Public Papers - 1993
Letter to Congressional Leaders Transmitting a Report on Federal Regulatory Policy
Dear Mr. Speaker: (Dear Mr. President:)
This Regulatory Program of the United States Government compiles, under one cover, my Administration's regulatory programs, goals, and objectives for the year 1992 - 93. By providing a preview of significant regulatory activities, we reaffirm our unwavering commitment to agency accountability for improved regulation, intragovernmental coordination, and public and congressional access to our regulatory agenda and priorities. Our regulatory program constitutes a coherent, consistent, and constructive program with unity of purpose. Our purpose is to promote economic growth while maintaining this Administration's strong tradition of upholding health, safety, and environmental quality as top priority.
Federal regulations to implement the laws that safeguard the Nation's health and safety, environment, and economic well-being are essential to maintain and improve the public welfare. Excessively burdensome regulation, however, hampers the creativity and energy of the American people. Regulation should instead channel this creativity and energy to maximize social and economic benefits. The concepts of ``efficiency'' and ``maximized net benefits'' guide our regulatory program in promoting a strong economy and protecting our citizenry.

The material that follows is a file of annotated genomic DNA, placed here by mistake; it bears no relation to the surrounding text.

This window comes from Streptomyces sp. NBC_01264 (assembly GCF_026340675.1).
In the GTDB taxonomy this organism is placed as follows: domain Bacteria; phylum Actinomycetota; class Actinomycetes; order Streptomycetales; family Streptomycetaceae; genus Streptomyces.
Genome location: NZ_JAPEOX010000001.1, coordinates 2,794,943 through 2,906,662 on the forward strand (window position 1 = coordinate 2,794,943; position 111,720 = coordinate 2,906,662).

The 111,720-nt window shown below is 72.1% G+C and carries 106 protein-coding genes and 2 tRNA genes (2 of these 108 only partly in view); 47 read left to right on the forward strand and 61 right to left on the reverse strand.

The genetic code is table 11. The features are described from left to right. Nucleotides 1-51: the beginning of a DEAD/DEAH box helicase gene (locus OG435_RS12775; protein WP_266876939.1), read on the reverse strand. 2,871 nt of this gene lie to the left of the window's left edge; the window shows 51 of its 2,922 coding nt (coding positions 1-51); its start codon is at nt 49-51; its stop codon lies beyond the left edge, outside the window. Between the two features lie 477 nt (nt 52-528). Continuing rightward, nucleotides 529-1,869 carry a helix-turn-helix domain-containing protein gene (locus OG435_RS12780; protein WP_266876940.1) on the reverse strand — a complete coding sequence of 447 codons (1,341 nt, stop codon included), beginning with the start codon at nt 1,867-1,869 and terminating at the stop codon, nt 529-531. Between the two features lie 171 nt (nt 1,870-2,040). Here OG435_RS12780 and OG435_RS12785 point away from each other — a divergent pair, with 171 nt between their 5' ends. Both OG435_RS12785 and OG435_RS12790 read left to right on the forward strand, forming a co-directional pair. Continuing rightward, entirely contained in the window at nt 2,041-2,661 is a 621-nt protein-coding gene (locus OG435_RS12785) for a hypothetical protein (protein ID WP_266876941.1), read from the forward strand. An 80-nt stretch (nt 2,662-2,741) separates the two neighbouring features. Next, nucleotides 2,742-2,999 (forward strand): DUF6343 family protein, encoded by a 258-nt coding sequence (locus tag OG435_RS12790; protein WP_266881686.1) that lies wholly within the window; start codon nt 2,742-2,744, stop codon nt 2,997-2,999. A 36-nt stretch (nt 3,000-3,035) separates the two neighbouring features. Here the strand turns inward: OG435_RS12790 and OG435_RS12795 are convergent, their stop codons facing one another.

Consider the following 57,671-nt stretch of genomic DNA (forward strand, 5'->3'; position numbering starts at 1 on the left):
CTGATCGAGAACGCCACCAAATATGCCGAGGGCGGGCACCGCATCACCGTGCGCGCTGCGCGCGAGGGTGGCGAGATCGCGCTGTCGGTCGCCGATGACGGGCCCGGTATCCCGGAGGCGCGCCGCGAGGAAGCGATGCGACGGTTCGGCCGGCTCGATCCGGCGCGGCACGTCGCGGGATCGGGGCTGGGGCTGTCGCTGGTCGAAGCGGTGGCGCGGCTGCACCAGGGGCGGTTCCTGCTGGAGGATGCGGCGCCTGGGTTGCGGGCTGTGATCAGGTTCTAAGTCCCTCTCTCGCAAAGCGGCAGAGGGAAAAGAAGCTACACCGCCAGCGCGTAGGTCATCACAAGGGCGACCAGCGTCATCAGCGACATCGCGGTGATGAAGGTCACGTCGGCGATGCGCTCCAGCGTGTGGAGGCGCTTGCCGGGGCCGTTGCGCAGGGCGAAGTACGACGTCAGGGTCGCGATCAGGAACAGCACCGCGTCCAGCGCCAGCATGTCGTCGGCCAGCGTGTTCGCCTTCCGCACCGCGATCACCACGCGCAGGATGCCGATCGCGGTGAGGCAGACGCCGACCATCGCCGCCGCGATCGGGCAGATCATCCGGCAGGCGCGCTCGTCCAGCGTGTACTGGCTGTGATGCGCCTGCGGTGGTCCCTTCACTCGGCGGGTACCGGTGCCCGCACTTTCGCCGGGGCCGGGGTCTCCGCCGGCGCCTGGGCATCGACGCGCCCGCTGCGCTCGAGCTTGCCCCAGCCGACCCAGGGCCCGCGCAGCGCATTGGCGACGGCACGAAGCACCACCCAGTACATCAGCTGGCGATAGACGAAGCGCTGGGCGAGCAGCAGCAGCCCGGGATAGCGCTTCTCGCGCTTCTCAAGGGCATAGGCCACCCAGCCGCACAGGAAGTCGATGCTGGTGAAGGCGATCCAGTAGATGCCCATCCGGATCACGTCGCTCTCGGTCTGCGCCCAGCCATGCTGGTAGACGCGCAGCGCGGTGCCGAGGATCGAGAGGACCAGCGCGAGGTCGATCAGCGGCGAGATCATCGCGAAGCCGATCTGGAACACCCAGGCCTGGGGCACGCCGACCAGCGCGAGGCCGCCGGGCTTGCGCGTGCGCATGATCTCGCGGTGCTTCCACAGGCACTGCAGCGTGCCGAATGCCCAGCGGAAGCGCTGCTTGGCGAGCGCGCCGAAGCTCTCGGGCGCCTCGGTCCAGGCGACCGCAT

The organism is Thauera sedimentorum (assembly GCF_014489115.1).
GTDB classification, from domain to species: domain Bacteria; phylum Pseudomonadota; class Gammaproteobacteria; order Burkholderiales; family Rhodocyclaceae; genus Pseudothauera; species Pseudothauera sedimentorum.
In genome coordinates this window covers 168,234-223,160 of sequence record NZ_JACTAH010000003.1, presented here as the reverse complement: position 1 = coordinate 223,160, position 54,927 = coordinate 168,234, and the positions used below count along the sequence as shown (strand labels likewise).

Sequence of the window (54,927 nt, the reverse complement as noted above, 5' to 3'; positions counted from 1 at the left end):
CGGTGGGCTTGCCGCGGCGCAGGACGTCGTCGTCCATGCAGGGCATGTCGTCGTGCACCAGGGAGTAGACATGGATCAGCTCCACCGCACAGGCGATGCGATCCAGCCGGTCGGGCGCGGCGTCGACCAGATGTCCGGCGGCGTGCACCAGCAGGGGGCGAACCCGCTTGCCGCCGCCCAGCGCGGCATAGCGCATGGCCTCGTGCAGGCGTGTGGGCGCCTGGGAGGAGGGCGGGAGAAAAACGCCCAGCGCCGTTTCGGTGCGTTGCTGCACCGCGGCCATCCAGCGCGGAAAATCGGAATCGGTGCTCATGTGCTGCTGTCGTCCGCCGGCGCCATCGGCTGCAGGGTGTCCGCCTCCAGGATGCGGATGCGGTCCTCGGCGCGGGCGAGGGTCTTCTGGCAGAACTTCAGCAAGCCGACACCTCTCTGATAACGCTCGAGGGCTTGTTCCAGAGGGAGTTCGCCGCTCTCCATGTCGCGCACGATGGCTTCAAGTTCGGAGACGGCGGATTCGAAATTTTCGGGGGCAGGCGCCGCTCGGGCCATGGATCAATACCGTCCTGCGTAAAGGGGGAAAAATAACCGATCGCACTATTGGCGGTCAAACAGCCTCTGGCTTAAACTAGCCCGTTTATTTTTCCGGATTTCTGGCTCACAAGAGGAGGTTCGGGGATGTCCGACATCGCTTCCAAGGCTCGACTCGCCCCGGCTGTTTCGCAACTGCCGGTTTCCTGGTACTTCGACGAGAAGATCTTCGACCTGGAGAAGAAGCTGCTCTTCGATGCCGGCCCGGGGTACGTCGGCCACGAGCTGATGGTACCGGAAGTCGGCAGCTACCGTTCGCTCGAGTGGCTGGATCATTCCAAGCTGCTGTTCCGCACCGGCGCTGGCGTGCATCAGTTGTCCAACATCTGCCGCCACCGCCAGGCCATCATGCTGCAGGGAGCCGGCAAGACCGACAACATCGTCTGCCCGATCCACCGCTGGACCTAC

In my State of the Union Address, I called for a ``top-to-bottom'' review of Federal regulation. This occurred during our 90-day regulatory review and moratorium. That period was followed by a 120-day extension to implement significant reforms. During this 7-month period, we strove to eliminate many overly burdensome Federal regulations and have promulgated new regulations that will save American consumers and workers billions of dollars. We also extended the review and moratorium for an additional year.
The Federal regulatory environment must be dynamic and changing to reflect a changing world. It must be lean and focused on specific areas where Federal regulation contributes to the public good. An excessive or static regulatory system loses its ability to solve problems and instead creates them by forcing individuals, businesses, and State and local governments into expensive compliance exercises. We have ``cleaned house'' by scrapping obsolete and unduly burdensome regulations; by modifying and updating current rules; and by implementing new rules to release American capital and the Nation's competitive spirit.
Everyone pays for overly burdensome regulation. Regulatory costs must be reduced. This report embodies our efforts to aid in that quest.
Note: Identical letters were sent to Thomas S. Foley, Speaker of the House of Representatives, and Dan Quayle, President of the Senate.